This month has not been a kind one for my birding tendencies. It's been a series of revolving out-of-town visitors and/or house and yard projects. One of those projects that has been dragging on for awhile is a new deck.
We've had a deck in our backyard for over 20 years, and it has provided a wealth of bird sightings in all seasons. With feeders fastened to the railing, it was easy to spot the visitors and quickly grab a photo.
This summer, we finally reached the point where we could no longer ignore the aging structure, so we bit the bullet and decided to upgrade the bird platform. I mean deck.
First the old railing came down, and the birds did a lot of mid-air fluttering when there was nothing to land on. I felt horribly guilty. As soon as I could, I set the old feeder down at deck level, which soothed some ruffled feathers.
Designing and building a deck yourself is complicated enough, but trying to work around the birds added a new wrinkle. Our original plan was to use aluminum railings, but rejected that idea when we discovered they have rounded tops. What good is a railing that won’t hold a bird feeder?
After untold discussions which would have sounded ridiculous to a non-birder, we came up with a solution. We would build a separate bird feeding shelf.
The planning began all over again. What would we use for materials that birds would accept, could easily be cleaned of their droppings but wouldn’t cost a fortune? How would we feed both Mourning Doves, that need room to fly in horizontally, and woodpeckers, that fly in vertically?
We are now familiar with every hardware and lumber supply store in the city. All those miles we should have put on strolling down nature trails, were instead spent clomping down long aisles looking for deck components to satisfy birds. At this point, even my bird-centric self was feeling a bit ridiculous, not to mention manipulated, by something we already spend hundreds of dollars a year on to feed.
We have yet to install the railing, and the stairs still need to be rebuilt, but hey, we’ve got a bird shelf. (Skewed-Priorities-R-Us). The feeding station has lots of manoeuvring room for the doves, and plenty of space for two feeders. This isn’t to provide a variety of foods - it’s an attempt to allow the birds to eat when the rodent has planted itself at the feeder.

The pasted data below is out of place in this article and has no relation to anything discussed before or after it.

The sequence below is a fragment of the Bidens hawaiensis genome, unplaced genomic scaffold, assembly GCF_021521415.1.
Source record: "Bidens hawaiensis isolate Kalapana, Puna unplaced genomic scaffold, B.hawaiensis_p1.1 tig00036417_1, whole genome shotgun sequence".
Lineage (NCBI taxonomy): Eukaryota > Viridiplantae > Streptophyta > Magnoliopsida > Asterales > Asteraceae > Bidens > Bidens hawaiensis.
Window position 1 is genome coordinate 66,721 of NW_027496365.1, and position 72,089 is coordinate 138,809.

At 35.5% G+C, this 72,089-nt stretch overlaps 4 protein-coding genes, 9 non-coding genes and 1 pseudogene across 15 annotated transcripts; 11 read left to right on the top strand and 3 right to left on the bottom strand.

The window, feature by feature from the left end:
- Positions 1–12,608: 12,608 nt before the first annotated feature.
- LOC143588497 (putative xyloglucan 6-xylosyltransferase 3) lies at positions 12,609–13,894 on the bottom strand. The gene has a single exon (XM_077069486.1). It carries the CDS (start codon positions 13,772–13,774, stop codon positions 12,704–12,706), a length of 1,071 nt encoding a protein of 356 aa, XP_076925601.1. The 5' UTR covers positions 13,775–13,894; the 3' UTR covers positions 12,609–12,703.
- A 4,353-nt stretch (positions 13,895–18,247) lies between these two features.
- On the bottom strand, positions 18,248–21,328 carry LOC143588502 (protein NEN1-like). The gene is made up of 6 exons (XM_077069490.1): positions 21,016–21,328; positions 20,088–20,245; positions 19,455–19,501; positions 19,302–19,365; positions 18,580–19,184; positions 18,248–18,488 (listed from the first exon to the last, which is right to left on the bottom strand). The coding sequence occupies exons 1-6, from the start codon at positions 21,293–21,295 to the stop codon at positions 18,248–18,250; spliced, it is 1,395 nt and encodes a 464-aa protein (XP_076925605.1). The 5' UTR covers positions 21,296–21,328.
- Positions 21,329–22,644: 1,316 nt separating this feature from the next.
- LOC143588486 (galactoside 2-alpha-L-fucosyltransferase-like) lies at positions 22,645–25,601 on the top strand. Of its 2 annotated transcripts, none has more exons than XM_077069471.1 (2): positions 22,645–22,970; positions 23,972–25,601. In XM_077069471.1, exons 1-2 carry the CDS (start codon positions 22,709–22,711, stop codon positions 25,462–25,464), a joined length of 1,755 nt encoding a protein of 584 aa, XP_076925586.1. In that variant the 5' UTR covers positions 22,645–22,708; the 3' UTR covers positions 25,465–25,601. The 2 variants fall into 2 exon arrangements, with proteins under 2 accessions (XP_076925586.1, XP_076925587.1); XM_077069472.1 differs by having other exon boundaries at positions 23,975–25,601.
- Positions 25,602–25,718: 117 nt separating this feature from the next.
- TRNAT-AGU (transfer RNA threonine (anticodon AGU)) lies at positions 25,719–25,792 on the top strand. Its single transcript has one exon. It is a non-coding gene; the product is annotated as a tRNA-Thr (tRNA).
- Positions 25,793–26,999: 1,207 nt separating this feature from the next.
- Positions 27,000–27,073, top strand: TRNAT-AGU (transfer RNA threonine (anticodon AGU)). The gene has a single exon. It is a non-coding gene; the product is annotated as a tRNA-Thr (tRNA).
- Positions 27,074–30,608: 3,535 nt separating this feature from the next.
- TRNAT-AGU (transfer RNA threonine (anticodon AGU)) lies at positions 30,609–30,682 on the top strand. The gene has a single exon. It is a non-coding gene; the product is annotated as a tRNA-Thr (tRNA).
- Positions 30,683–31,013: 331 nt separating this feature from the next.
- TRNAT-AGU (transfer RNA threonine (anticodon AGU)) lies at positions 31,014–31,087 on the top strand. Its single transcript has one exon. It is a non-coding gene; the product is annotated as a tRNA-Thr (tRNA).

A high post that was supposed to be temporary will now become a permanent place for two suet feeders, suitable for woodpecker and nuthatch fly-ins. It apparently makes an excellent landing spot to scope out the food table as well.
I was initially worried that the new shelf might be too close to the house, but I was soon proven wrong on that count.
Once we got the shelf up, three things immediately became apparent:
- I will no longer need binos, as the birds are 9 feet from my face. Zoom lens? Pfft.
- The location of the new shelf means I can see the birds while (supposedly) working on the computer at the kitchen table. I’ve already decided the head-twitching has great ergonomic value. I considered and dismissed the idea of moving the computer.
- The eye-level twittering and flapping of birds has proven to be too much temptation for my cats. Knowing full well they aren’t allowed up there, we are working out a system of mutually ignoring each other when the feeder is busy.
The Mourning Doves have found the new food station, although it took this one a good few minutes to figure out the changes. Once he started feeding though, he proceeded to chase away all the smaller birds.
The ultimate seal of approval has come from the Black-capped chickadees that have shown no hesitation in using the new shelf, so now we can relax. Oh, and we can finish the deck.